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Export of Cement & Clinker


Cement Financial Afghanistan India Via Land Via Sea & Land Years
Other Countries Via Sea Clinker Other Countries Via Sea Total Exports %age Incr/(Decr) Export Breakup North Zone South Zone

Quantity in Metric Tons 2003-2004 2004-2005 2005-2006 2006-2007 2007-2008 2008-2009 2009-2010 2010-2011 2011-2012
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Quantity in Metric Tons 390,973 1,106,127 908,690 283,436 200,169 1,118,293 1,565,170 1,505,159 3,213,494 7,716,620 10,752,486 10,657,235 9,426,112 4,458,381 137.02% 39.96% -3.83% 113.50% 140.13% 39.34% -0.89% -11.55% -4.58% 1,088,218 1,516,370 1,409,492 1,929,938 5,111,607 6,989,136 6,960,854 6,686,824 3,282,402 30,075 48,800 95,667 1,283,556 2,605,013 3,763,351 3,696,382 2,739,284 1,175,979

1,118,293 1,407,900 1,413,994 1,725,526 2,777,826 3,148,306 4,013,670 4,725,165 2,501,165

786,672 634,455 722,967 590,104 350,059

157,270 91,165 1,096,995 3,045,995 6,061,035 5,637,163 3,910,675 1,607,157

MAIN PLAYERS
COMPANY NAME
1 AL ABBAS CEMENT 2 ATTOCK CEMENT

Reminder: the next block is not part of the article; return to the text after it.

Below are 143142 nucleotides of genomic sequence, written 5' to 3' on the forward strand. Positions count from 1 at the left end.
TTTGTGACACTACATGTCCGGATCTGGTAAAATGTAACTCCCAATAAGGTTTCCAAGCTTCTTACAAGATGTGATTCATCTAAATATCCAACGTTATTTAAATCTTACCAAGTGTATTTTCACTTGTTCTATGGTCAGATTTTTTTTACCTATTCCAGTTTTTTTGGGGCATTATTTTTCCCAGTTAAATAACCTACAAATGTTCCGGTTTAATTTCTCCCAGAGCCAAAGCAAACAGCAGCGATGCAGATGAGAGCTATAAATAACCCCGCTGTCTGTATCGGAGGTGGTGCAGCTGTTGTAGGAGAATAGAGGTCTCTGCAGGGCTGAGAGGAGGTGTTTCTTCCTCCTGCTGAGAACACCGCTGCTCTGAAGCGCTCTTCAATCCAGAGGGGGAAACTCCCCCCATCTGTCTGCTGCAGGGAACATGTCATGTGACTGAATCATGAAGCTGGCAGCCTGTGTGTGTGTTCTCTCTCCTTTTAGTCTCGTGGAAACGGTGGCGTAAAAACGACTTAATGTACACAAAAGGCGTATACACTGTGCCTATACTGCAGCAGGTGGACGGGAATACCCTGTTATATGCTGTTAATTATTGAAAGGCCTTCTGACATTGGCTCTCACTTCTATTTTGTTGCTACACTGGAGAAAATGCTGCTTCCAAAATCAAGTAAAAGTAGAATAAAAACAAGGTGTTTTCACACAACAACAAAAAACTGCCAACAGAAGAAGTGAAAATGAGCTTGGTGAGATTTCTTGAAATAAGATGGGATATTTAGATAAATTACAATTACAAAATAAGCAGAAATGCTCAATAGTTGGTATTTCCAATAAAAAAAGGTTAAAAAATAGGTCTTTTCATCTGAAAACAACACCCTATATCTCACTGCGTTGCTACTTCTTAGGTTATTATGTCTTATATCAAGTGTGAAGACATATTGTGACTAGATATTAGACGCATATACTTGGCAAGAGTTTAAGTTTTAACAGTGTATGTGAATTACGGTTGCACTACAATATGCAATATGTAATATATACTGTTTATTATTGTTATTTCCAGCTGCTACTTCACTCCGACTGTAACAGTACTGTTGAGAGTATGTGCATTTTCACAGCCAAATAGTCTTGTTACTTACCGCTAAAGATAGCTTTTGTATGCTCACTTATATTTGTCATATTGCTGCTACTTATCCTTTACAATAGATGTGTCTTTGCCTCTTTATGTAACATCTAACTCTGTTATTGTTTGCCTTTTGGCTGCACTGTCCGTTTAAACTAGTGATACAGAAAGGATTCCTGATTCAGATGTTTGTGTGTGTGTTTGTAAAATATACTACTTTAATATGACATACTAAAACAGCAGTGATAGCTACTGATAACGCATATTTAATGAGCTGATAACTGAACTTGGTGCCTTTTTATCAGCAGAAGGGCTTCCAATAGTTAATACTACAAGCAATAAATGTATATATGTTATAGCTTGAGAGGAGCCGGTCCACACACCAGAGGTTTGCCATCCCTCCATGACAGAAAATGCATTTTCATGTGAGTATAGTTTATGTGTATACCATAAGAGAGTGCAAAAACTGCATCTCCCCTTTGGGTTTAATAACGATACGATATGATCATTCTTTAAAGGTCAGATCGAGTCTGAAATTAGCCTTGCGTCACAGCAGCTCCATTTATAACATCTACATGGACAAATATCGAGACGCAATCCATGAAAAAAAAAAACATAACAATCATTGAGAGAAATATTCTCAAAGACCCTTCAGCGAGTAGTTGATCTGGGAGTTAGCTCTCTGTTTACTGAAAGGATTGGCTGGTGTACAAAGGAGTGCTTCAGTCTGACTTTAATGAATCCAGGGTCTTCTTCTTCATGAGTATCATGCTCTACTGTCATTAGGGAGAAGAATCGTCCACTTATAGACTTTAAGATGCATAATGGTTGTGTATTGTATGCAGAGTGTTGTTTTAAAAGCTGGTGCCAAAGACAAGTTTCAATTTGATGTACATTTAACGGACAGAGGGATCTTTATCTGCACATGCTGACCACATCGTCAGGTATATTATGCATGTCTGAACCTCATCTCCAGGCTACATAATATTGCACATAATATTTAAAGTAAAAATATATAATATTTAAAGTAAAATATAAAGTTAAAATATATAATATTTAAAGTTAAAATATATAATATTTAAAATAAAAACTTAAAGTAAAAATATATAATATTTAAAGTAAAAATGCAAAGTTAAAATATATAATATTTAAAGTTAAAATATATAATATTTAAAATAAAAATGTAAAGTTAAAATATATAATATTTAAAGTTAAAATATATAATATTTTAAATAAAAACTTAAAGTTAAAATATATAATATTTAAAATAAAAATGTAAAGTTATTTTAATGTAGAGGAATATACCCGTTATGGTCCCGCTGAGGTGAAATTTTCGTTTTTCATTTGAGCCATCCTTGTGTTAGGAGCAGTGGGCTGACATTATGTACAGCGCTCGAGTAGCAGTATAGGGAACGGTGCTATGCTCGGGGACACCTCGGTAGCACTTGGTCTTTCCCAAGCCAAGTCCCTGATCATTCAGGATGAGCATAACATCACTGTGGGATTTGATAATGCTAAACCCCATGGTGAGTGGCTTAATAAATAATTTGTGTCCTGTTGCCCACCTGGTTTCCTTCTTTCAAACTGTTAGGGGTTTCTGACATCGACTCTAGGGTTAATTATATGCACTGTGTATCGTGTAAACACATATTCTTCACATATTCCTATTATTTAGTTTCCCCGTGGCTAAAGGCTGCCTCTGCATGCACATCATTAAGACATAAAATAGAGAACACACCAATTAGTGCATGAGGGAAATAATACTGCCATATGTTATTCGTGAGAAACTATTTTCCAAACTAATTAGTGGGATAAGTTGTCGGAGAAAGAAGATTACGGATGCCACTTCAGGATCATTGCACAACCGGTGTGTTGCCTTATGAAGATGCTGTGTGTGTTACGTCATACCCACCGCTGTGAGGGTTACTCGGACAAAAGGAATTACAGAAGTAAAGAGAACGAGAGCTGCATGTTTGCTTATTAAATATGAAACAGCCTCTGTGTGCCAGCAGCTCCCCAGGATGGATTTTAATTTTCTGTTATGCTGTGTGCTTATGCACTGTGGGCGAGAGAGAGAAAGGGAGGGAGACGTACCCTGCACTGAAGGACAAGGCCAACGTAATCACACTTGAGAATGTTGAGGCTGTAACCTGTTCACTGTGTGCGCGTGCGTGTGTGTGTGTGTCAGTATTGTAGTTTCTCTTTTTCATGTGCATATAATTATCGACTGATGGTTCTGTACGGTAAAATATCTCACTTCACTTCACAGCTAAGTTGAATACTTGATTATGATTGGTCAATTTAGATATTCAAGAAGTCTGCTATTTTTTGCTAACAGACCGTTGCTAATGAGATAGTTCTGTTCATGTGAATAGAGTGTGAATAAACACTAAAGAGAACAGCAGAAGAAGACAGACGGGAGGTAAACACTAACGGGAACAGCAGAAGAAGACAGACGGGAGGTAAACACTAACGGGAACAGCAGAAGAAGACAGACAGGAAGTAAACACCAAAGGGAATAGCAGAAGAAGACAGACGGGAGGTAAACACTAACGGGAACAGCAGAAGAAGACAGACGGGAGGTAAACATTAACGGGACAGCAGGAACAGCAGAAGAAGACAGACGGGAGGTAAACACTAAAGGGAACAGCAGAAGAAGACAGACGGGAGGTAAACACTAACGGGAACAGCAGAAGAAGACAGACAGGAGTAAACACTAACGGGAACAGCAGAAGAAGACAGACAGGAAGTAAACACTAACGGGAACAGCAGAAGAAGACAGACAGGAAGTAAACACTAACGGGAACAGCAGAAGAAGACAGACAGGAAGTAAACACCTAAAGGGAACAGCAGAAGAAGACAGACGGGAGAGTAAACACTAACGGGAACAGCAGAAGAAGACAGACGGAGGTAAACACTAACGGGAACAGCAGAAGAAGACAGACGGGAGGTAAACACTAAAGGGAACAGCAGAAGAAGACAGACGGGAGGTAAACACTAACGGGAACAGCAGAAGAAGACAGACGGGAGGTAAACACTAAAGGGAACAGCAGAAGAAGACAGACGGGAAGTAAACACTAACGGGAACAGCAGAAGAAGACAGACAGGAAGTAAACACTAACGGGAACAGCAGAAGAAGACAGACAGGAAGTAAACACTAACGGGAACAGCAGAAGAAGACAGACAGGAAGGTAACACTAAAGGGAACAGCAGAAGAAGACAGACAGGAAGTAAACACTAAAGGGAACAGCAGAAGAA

SYMBOLS
AACIL ACPL

COMPANY NAME
10 FECTO CEMENT 11 GHARIBWAL CEMENT

SYMBOLS
FECTC GWCL

3 BESTWAY CEMENT
4 CHERAL CEMENT 5 DADABHOY CEMENT

BWCL
CHCC DBCI

12 JAVEDAN CEMENT
13 KOHAT CEMENT 14 LUCKY CEMENT

JVDC
KOHC LUCK

6 DEWAN CEMENT
7 D.G.KHAN CEMENT 8 DANTO CEMENT

DCL
DGKC DNCC

15 MAPEL LEAF CEMENT


16 PINOEER CEMENT 17 THATTA CEMENT

MLCF
PIOC THCCL

9 FUJI CEMENT
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FCCL

PERFORMANCE OF CEMENT INDUSTRY

The Financial Year 2010-2011 was not fruit full for the cement industry of Pakistan. Sluggish demand in the local market, increased competition in the international markets and a fall in profit margins marked the highlights of the financial year. In addition to this, disruption of distribution channels due to floods and increase in raw material (coal) costs further added to the cost of the cement manufacturers.
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PERFORMANCE OF CEMENT INDUSTRY

The demand for cement remained stagnant in the local market due to inadequate public spending and negligible private sector spending because of lack of generic economic growth. The government cut down on its Public Sector Development Program (PSDP) by 77 per cent during the financial year which has affected some of the ongoing Mega projects.